Dan Mangan / Matt Holubowski Danforth Music Hall, Toronto ON, January 31
Published Feb 01, 2019There was a polar vortex outside, but the vibe inside the Danforth was warm and snuggly for this packed Thursday night show. Dan Mangan's music has evolved a lot over the years, but the mood of his performances remains essentially unchanged: the Vancouver troubadour can still hold a crowd in the palm of his hand, and he can still turn a sad song into a life-affirming sing-along.
Before Dan took the stage, Montreal songwriter Matt Holubowski opened the night with a solo acoustic set that showed plenty of chops, but not much subtlety. His quiet tunes were full of twiddly riffs and exaggerated Devendra Banhart vocal inflections — although there was no arguing with results, since he kept the crowd rapt with charming between-song banter.
Mangan's headlining set began with the moody "Lynchpin," with three backing players helping to recreate the wonderfully wonky sonic details of the studio version from last year's More or Less. Behind them, a huge banner displayed the birds from the album cover.
The arty new tunes sounded fantastic, but it was the folksy older material that got the bigger reaction. The stans roared their approval when the slinky, experimental "Can't Not" suddenly segued into the proto-Mumford barnburner "Road Regrets," and even the relative deep cut "Pine for Cedars" was a reverent sing-along.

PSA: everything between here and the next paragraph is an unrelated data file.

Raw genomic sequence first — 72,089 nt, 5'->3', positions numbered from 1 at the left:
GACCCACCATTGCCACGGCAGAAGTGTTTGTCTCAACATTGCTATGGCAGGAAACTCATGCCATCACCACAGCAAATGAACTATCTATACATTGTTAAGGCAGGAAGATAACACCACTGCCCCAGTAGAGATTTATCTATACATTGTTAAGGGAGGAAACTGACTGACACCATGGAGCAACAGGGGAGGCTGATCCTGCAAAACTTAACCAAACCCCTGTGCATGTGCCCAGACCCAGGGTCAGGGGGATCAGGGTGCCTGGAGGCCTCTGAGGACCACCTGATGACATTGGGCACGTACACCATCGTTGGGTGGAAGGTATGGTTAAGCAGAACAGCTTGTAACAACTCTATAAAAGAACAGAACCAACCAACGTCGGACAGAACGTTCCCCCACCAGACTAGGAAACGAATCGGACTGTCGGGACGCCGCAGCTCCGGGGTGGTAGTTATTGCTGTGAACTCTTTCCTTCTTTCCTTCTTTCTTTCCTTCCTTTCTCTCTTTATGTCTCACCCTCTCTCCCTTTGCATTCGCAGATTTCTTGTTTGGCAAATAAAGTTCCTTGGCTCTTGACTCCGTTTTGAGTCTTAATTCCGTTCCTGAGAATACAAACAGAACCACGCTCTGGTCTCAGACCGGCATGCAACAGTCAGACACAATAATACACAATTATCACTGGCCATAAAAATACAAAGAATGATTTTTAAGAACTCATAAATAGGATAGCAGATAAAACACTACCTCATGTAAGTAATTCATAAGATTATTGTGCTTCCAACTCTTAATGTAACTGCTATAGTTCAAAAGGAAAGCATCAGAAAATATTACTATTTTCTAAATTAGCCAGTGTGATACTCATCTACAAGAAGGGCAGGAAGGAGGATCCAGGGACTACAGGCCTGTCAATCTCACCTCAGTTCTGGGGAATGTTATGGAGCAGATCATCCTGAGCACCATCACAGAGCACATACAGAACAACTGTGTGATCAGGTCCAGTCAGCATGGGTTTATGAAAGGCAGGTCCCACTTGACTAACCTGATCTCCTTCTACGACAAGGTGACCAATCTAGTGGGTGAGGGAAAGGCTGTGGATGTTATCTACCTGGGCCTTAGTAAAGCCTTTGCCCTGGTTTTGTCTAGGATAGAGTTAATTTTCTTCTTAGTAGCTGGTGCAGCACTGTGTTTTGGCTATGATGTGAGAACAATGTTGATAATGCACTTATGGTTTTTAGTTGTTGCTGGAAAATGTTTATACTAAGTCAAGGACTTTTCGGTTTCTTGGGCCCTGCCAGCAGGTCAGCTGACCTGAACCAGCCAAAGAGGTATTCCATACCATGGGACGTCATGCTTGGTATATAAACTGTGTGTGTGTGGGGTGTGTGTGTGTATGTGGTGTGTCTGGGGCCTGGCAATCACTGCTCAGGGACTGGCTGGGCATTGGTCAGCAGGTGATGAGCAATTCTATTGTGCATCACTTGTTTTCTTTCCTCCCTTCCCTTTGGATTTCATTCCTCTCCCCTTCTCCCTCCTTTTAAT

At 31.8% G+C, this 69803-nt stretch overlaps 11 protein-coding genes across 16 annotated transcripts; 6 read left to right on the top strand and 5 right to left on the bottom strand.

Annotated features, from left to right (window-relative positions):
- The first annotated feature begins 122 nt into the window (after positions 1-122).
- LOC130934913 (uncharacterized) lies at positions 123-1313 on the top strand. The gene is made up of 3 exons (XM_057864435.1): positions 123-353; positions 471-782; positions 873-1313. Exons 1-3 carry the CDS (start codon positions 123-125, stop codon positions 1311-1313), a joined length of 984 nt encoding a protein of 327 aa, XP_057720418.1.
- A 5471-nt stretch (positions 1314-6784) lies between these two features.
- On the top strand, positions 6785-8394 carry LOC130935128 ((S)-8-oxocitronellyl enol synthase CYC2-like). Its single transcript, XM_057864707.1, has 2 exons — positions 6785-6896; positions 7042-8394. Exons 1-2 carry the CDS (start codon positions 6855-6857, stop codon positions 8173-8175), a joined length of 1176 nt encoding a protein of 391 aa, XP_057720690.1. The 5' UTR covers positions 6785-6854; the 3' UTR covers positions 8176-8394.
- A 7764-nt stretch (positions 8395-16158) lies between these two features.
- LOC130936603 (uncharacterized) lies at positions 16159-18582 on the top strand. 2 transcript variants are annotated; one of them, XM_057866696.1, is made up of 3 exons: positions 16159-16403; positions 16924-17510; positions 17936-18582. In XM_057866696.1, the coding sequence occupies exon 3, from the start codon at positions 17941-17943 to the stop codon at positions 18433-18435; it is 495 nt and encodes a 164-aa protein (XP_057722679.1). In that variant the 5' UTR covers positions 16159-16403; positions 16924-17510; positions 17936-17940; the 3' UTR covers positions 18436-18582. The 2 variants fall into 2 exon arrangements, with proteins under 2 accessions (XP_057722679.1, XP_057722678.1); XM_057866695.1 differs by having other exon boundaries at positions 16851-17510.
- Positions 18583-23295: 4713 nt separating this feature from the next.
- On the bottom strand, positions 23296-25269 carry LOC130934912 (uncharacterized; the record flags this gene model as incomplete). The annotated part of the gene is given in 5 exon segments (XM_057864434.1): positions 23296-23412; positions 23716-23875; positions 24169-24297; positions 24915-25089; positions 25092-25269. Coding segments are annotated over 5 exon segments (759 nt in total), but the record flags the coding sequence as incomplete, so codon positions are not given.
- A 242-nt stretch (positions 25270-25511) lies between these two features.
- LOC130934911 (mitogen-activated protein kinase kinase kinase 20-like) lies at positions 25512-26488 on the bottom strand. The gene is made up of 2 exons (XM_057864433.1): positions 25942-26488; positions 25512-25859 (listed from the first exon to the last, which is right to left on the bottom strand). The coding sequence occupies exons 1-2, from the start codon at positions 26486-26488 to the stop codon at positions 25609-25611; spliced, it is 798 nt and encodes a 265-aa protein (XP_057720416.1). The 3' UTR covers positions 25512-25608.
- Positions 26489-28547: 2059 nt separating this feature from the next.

Mangan had a bit of a cough, and his voice wasn't quite as powerful and precise as usual. That still didn't hold him back when the band left the stage mid-set for a few unaccompanied acoustic tunes, and the aching "Basket" was particularly gripping.
Stormy late-set bangers "Troubled Mind" and "Mouthpiece" got a few heads bobbing, and a two-man horn section was a welcome addition for the final few tunes.
The biggest crowd response was saved for the encore of "Robots" and "So Much for Everyone," the latter of which Dan performed perched atop a folding chair in the middle of the Danforth. He acted as choirmaster while everyone ooh-ed the wordless refrain, with the whole room illuminated by a single massive light. When it comes to leading a big-ass sing-along, no one can hold a candle to Dan Mangan.